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CFOs Prioritize Building Resilience in the Face of Recession


CFOs Prioritize Building Resilience in the Face of Recession


Amidst a challenging mix of economic risks like a potential recession, higher inflation, increasing interest rates, and global uncertainties, CFOs are guiding their organizations like headlights in a storm. They're particularly focused on getting their companies prepared to deal with the effects of slowing global demand on their profits.


Differing Perspectives


CFOs and COOs hold differing viewpoints concerning the potential occurrence of a recession due to their distinct focuses on how inflation and other economic challenges have impacted various areas of the business.


CFOs are putting their efforts into strategies to counter inflation, control costs, and carefully allocate capital to come out stronger from a potential economic downturn. They're also intensifying their scenario planning to better predict how the recession could impact the business. Despite all this, most CFOs believe they can enhance their resilience and still achieve their long-term growth goals.


CFOs’ Counter Approach


During a recent discussion, it was noted that CFOs have dedicated considerable time during and after the COVID-19 crisis to establish scenario plans, strengthen financial foundations, and streamline cost structures. This effort has led to optimism among CFOs that they can effectively steer the company toward financial success across multiple scenarios.


On the other hand, COOs approach the situation from an operational perspective, concentrating on the intricacies of transformation. This includes transforming aspects like the workforce, customer experience, and risk management functions. Consequently, COOs approach the transformation process with more cautiousness than CFOs. CFOs are more inclined to allocate capital, invest in the future, and generate outcomes for stakeholders.


Shifting Economic Indicators


Recent economic indicators, such as robust consumer spending and a strong labor market, have prompted some economists, including those at the Federal Reserve, to reconsider their predictions of a recession. Instead, there is growing anticipation of a mild economic slowdown, often referred to as a "soft landing."


Despite these shifts, leadership remains less concerned about major risk factors compared to a year ago. This allows them to refocus on business growth and investment in emerging technologies. However, there's still an underlying sense of caution regarding the potential for a recession. Economic growth is expected to remain uneven, and economic uncertainty continues to be a top risk factor according to many executives.


A recent PwC Pulse Survey highlights that 70% of CFOs are very worried about how these economic conditions might affect their businesses (compared to 56% in general). About one-third of financial leaders are dedicating much more time to dealing with inflation compared to a year ago, while 36% strongly agree (and another 46% agree) that a recession will happen within six months.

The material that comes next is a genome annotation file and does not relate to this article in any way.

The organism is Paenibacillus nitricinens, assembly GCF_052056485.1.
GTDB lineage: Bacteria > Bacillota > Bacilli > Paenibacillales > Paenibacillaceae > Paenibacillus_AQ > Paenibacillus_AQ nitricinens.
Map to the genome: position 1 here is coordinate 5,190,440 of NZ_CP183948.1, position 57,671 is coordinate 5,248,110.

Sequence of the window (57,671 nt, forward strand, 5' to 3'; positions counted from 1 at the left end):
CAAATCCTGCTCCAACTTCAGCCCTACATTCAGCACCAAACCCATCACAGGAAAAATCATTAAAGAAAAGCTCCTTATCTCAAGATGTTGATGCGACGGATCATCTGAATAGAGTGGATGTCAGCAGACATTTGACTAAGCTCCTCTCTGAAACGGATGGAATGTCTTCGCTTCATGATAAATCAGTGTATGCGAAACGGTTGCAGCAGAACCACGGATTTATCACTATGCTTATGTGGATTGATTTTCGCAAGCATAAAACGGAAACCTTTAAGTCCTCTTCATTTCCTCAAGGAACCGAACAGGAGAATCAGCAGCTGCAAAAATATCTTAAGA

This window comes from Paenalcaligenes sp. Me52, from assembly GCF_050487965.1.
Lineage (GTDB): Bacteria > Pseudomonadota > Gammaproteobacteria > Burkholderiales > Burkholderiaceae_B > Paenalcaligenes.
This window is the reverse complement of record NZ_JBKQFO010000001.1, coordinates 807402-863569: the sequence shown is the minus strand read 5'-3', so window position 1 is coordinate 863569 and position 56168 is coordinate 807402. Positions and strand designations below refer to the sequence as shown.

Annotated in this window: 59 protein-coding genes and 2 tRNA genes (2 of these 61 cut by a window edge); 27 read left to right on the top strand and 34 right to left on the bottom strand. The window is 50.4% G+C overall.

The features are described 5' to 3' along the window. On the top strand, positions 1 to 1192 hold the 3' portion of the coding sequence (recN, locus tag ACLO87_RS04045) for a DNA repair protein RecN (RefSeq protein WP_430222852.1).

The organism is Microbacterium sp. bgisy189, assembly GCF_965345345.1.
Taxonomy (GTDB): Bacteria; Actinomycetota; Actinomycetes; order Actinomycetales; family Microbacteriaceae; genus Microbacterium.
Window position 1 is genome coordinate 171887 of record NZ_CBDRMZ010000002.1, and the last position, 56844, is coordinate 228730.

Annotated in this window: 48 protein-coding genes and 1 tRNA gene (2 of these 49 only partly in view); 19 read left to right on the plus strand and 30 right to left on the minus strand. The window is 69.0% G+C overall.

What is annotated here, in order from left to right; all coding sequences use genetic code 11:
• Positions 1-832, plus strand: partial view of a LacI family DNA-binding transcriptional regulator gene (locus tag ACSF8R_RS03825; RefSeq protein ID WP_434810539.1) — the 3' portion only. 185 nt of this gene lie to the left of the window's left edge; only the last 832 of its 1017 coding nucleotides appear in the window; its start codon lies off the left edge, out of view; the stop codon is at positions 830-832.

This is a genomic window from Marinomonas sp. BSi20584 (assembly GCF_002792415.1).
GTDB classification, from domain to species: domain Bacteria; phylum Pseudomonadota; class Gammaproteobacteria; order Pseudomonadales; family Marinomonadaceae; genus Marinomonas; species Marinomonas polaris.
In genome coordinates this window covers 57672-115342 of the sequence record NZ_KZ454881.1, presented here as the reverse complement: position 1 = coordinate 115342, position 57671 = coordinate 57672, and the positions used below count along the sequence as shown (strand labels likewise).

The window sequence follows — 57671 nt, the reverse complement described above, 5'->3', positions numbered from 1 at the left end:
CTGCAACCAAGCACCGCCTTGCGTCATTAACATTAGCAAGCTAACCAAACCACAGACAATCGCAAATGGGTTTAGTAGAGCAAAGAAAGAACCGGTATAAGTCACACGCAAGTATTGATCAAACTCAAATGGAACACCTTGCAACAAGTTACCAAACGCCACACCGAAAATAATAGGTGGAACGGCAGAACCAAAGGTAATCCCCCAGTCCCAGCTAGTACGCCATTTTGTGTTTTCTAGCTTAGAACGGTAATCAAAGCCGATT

The survey conducted by PwC between August 1 and August 8 gathered responses from various C-suite members, including CFOs, COOs, chief information officers, chief technology officers, and chief human resource officers. The survey found that the primary business risk identified by 74% of executives is frequent or broader cyberattacks, followed by economic uncertainty at 72%, and talent acquisition and retention at 71%. Additionally, 28% of executives expressed concerns about margin pressure, indicating it as a significant risk to their businesses.


Simpler Periods Require Planning and Wise Spending


CFOs with a forward-thinking perspective remain focused on expanding their businesses while carefully reviewing expenses and guiding their teams to do the same. Some spending is still necessary, especially for investments that align with long-term growth plans, like constructing new facilities.


As they streamline costs, CFOs can embrace agile, data-driven scenario planning to anticipate the effects of important decisions or market changes. This approach appears to show positive results. A majority of CFOs have managed to balance price increases with ongoing customer demand, and the rest have adjusted their compensation strategies to address higher wage pressures.


For financial leaders, who just two months ago were more concerned than other executives about acquiring and retaining talent, finding this balance might even involve strategic hiring. Over half of CFOs plan to make targeted hires in the next 12 to 18 months to drive growth.


Conclusion


CFOs are leading companies through turbulent times as they prepare for the upcoming challenges by planning ahead and being wise with their resources. Although some economic indicators show positive results, caution is still necessary due to its volatile growth. The survey only highlights concerns that need to be prioritized such as talent issues and brewing stronger strategies.


This only highlights the CFOs' adaptability by planning agile responses for their companies’ growth. Combined with careful spending, this approach is likely to be the key to success in this changing economic landscape.


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